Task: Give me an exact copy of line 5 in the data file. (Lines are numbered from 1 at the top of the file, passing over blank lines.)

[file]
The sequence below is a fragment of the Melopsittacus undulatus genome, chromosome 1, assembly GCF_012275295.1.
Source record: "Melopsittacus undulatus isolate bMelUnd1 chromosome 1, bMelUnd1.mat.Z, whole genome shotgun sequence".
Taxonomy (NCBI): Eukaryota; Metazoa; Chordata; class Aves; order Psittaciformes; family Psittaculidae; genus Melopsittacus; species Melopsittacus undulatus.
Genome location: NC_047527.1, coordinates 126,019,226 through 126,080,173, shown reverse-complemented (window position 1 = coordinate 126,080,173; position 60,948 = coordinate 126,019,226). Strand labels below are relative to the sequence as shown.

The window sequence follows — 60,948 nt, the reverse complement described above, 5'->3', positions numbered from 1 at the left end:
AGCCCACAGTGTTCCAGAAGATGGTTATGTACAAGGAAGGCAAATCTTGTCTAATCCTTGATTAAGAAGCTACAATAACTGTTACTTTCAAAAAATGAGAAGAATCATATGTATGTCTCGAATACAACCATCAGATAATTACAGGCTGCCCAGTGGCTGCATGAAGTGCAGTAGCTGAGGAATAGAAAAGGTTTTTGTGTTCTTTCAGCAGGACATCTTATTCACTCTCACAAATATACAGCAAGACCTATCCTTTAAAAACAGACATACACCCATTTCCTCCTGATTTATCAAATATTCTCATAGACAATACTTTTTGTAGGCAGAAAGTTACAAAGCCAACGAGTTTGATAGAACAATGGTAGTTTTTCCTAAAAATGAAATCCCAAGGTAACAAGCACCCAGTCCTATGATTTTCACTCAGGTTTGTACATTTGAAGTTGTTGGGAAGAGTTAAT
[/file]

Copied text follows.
The window sequence follows — 60,948 nt, the reverse complement described above, 5'->3', positions numbered from 1 at the left end: